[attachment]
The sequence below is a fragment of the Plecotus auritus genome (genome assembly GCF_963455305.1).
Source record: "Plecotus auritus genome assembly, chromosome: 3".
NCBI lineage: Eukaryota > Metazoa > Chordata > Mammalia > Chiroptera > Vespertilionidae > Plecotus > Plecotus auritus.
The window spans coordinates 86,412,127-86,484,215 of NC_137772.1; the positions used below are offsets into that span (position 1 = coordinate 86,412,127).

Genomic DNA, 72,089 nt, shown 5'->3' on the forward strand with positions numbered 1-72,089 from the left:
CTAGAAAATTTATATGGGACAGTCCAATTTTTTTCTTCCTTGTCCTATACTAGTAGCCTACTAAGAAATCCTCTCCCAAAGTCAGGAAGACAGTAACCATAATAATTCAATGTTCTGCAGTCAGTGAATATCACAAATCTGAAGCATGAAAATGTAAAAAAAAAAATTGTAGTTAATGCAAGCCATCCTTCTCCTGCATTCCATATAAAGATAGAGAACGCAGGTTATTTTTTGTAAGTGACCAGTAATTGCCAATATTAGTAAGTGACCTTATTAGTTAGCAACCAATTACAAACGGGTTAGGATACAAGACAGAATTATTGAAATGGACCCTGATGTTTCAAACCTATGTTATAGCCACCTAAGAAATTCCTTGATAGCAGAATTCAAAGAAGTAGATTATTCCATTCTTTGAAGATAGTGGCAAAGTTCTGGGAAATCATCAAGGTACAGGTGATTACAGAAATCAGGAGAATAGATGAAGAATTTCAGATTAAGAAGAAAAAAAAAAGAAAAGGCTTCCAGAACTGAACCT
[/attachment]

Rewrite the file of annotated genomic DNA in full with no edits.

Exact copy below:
The sequence below is a fragment of the Plecotus auritus genome (genome assembly GCF_963455305.1).
Source record: "Plecotus auritus genome assembly, chromosome: 3".
NCBI lineage: Eukaryota > Metazoa > Chordata > Mammalia > Chiroptera > Vespertilionidae > Plecotus > Plecotus auritus.
The window spans coordinates 86,412,127-86,484,215 of NC_137772.1; the positions used below are offsets into that span (position 1 = coordinate 86,412,127).

Genomic DNA, 72,089 nt, shown 5'->3' on the forward strand with positions numbered 1-72,089 from the left:
CTAGAAAATTTATATGGGACAGTCCAATTTTTTTCTTCCTTGTCCTATACTAGTAGCCTACTAAGAAATCCTCTCCCAAAGTCAGGAAGACAGTAACCATAATAATTCAATGTTCTGCAGTCAGTGAATATCACAAATCTGAAGCATGAAAATGTAAAAAAAAAAATTGTAGTTAATGCAAGCCATCCTTCTCCTGCATTCCATATAAAGATAGAGAACGCAGGTTATTTTTTGTAAGTGACCAGTAATTGCCAATATTAGTAAGTGACCTTATTAGTTAGCAACCAATTACAAACGGGTTAGGATACAAGACAGAATTATTGAAATGGACCCTGATGTTTCAAACCTATGTTATAGCCACCTAAGAAATTCCTTGATAGCAGAATTCAAAGAAGTAGATTATTCCATTCTTTGAAGATAGTGGCAAAGTTCTGGGAAATCATCAAGGTACAGGTGATTACAGAAATCAGGAGAATAGATGAAGAATTTCAGATTAAGAAGAAAAAAAAAAGAAAAGGCTTCCAGAACTGAACCT